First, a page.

Almost to a man, the world's top nutrition and obesity authorities
believe that weight control necessitates a balance between caloric intake
and energy expenditure. We're told that because fat contains more than
twice as many calories per gram as protein or carbohydrate, eating too
much fat is a major factor in the obesity epidemic. Another half truth.
Sifting through weight control literature, one encounters occasional
evidence that the body does not absorb every calorie that finds its way
into the stomach. The digestive system is basically a chambered tube with
an entrance and an exit. Just as a wood stove does not transfer all energy
released through combustion to the environment being heated, the transfer
of digested energy molecules is considerably less than 100 percent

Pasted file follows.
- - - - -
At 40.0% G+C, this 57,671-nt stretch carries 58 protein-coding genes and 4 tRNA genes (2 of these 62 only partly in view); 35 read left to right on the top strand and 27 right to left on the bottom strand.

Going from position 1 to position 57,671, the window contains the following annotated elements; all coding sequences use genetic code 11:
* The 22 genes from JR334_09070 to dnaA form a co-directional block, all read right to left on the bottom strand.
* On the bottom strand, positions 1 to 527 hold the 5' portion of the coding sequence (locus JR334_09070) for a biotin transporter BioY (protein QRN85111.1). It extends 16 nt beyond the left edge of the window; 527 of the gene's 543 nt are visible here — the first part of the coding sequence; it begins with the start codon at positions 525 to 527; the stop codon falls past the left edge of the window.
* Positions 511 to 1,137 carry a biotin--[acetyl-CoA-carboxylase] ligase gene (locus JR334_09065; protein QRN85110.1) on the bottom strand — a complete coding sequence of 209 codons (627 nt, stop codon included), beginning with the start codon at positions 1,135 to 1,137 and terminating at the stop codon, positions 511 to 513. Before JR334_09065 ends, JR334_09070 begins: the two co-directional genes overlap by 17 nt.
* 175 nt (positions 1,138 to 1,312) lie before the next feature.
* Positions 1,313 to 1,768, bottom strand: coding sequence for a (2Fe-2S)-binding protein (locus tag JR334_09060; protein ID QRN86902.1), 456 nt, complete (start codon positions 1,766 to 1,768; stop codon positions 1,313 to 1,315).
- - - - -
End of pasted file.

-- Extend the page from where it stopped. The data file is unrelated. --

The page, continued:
efficient. Researchers report overall calorie excretion rates ranging from
20 to 60 percent and fat excretion rates ranging from 2 to 42 percent. The
soluble fiber fraction in the food is largely responsible for the
percentage of calories that exit with the fecal material.
Another important consideration is the fact that, physiologically,
the body constantly remodels itself internally to accomodate the quality,
quanity, and timing of food intake. For example, the size of the stomach
and the surface area of the small intestine tend to increase with food
restriction and decrease with increased fat consumption, thus changing the
absorption efficiency of the digestive system.
Clearly, there is much to be learned about how the digestive system
responds to different mixes of fiber, macronutrients, and micronutrients.
Calorie excretion deserves some attention.
A. Antonis et. al., "The Influence of Diet on Fecal Lipids in South
African White and Bantu Prisoners," American Journal of Clinical
Nutrition, Vol. 11, August 1962, pp 142-155.
J.O.Hill,H. Douglas, and J.C.Peters, "Obesity Treatment:Can Diet
Composition Play a Role?" Annuls of Internal Medicine 119(2):7 (1993):694
Competing interests: No competing interests